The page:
Bring back use of leaves for packing food

We should revert to using the traditional method of wrapping stir-fried Chinese food. The use of opeh leaves was a brilliant method adopted by our forefathers.

Opeh leaves were especially popular and prevalent in the bygone era when hawkers used them for char kway teow and Hokkien mee. Similarly, these were also used for wrapping other forms of cooked food, such as stir-fried Chinese noodles, vermicelli and hor fun.

Sadly, in recent years, opeh leaves have been replaced by styrofoam or plastic boxes with covers. These have various disadvantages.

Styrofoam boxes are non-biodegradable, unlike opeh leaves, banana leaves or palm leaves, and are hence not friendly to the environment.

It is also not advisable to have cooked food kept inside sealed plastic boxes, even for a short period of time. The heat emanating from the cooked food reacts with the plastic material, and the by-product of this chemical reaction can be harmful to human health.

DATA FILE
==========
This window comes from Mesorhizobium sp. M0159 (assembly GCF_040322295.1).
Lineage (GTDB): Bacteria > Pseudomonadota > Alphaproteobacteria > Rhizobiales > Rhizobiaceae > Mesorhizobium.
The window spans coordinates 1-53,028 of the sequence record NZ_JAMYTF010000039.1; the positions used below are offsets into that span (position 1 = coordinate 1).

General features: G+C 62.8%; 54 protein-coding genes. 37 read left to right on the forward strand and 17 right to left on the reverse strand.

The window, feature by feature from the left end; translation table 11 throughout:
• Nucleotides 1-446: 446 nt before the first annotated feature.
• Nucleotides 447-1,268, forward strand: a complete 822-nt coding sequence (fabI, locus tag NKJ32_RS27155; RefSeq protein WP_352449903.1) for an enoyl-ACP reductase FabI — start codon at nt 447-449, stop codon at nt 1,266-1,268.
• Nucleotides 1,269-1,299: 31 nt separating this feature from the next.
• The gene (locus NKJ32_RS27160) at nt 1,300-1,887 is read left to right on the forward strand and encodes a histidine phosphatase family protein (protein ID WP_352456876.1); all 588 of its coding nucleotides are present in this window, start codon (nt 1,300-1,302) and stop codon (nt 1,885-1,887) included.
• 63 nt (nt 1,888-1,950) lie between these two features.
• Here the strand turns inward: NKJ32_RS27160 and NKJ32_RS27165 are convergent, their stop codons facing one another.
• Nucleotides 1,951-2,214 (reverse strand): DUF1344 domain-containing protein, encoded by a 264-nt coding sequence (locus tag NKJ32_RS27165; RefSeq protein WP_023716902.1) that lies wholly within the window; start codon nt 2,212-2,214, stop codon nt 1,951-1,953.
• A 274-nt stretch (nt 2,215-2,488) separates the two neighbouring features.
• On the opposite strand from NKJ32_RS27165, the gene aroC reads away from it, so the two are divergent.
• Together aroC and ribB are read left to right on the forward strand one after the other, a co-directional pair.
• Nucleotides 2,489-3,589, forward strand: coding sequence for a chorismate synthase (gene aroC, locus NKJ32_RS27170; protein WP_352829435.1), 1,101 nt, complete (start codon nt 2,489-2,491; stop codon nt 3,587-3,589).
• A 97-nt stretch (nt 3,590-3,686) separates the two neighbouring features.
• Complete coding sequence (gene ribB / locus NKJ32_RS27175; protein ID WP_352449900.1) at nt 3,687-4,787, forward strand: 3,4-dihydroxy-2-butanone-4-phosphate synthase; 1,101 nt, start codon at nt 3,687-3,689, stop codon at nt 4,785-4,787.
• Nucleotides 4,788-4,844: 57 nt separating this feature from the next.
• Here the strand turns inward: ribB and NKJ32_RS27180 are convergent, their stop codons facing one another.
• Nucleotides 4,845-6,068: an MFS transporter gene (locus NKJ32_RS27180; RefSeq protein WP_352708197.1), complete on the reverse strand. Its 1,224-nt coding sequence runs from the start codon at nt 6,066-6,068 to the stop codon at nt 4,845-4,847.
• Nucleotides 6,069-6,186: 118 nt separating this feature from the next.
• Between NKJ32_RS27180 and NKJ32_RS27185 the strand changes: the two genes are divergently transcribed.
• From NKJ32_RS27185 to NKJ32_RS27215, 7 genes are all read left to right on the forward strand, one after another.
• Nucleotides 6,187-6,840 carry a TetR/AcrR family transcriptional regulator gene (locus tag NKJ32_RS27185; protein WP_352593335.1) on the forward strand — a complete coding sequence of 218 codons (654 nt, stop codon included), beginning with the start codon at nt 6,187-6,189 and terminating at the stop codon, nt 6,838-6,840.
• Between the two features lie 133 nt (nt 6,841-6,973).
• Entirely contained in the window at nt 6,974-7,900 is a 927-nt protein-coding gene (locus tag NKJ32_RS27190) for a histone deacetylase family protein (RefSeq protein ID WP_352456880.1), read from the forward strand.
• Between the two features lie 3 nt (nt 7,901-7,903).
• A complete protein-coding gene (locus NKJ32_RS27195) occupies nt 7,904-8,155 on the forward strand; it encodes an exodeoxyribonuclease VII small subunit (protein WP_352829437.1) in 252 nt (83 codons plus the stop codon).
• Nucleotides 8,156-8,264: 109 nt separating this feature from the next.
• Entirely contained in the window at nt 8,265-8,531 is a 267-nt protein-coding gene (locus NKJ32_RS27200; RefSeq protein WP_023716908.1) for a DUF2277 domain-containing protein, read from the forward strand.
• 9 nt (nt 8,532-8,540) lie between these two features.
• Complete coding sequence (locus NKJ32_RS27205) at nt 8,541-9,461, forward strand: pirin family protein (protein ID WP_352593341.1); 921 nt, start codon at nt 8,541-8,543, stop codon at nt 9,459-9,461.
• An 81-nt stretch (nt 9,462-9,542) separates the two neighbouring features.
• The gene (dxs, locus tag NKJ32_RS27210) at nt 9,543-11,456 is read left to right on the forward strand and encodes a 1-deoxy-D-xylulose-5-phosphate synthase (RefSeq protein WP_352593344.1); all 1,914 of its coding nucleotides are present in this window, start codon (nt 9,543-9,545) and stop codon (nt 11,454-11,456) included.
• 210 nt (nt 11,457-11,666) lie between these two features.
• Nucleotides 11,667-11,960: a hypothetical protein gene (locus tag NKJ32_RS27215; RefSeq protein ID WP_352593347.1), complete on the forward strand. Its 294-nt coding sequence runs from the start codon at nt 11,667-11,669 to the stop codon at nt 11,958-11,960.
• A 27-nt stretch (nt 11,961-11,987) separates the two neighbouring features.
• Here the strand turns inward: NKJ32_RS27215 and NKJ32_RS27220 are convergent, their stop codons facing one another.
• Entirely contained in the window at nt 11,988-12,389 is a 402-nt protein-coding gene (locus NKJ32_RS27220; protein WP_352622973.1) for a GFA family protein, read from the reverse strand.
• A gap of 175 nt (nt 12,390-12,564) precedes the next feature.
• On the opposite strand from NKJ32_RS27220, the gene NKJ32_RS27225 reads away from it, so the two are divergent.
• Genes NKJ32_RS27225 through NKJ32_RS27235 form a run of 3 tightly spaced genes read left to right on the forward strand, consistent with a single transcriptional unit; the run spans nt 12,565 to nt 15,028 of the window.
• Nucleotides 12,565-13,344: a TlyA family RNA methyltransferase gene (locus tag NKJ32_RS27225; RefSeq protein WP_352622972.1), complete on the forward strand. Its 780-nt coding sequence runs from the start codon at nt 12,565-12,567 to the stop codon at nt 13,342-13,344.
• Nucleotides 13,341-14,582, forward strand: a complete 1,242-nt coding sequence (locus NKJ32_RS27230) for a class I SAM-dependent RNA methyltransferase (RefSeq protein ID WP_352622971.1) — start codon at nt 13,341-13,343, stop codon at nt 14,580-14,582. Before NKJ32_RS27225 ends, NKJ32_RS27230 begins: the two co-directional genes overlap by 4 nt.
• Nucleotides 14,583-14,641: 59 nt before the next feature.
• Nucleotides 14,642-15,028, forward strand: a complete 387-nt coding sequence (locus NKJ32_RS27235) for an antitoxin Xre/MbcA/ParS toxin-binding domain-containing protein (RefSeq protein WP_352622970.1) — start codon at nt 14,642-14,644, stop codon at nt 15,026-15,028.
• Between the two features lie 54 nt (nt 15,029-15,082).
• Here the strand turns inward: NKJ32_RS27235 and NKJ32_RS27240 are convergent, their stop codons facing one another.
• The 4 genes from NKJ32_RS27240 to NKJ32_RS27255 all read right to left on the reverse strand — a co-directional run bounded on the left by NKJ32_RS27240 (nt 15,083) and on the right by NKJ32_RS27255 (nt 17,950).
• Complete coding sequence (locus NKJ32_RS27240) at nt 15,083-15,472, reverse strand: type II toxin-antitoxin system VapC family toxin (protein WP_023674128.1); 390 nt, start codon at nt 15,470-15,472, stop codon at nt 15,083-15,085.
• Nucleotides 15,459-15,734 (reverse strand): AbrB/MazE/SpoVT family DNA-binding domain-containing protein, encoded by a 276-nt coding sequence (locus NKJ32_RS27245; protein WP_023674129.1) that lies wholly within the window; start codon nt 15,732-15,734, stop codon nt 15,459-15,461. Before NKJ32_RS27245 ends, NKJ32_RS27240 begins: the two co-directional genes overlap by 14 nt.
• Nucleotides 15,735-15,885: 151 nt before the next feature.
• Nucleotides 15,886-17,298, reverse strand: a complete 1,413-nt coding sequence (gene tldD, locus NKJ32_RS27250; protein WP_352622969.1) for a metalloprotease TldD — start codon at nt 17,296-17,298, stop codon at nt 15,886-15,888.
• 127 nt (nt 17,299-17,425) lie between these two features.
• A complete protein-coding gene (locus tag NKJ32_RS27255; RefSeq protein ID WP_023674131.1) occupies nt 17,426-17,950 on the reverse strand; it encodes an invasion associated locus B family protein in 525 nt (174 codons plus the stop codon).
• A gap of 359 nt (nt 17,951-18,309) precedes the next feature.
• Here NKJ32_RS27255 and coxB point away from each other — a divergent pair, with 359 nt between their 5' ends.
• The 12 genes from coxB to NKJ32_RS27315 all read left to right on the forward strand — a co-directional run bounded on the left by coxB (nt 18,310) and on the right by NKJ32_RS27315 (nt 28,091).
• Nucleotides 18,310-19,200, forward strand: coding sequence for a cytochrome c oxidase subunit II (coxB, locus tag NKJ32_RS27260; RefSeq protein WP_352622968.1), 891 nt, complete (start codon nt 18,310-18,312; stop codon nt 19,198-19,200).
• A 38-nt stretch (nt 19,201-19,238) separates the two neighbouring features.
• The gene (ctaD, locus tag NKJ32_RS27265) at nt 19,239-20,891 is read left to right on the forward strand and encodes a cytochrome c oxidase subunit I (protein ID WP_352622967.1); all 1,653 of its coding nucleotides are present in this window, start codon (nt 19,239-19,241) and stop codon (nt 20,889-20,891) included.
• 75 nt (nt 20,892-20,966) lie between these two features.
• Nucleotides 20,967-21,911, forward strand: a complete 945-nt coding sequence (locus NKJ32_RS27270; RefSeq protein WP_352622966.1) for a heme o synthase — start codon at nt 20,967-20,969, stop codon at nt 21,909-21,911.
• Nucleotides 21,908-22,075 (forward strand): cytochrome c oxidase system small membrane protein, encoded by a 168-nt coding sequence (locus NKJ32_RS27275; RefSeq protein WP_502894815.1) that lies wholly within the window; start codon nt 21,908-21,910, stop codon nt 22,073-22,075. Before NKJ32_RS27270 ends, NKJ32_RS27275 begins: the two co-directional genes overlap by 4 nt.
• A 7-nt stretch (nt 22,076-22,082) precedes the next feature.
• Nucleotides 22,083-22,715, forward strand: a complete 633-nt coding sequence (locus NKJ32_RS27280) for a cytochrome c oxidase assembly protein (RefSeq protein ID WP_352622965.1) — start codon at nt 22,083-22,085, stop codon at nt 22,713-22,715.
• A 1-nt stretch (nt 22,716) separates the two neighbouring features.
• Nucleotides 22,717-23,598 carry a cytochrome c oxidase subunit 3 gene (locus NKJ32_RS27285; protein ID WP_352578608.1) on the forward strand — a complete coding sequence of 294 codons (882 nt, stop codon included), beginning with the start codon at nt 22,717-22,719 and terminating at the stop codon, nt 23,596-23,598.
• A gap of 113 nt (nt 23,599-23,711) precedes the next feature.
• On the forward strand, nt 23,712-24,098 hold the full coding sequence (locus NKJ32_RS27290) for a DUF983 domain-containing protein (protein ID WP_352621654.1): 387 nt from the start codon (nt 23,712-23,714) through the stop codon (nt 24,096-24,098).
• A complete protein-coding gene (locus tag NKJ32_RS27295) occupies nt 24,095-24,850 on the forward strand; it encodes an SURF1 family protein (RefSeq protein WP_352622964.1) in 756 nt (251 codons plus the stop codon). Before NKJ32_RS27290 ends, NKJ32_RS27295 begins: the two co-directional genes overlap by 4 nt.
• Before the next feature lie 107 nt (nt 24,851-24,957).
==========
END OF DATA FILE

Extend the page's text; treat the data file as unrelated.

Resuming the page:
Could the authorities bring back the use of opeh leaves for packing food?

Teo Kok Seah

A version of this article appeared in the print edition of The Sunday Times on September 13, 2015, with the headline 'Bring back use of leaves for packing food'. Print Edition | Subscribe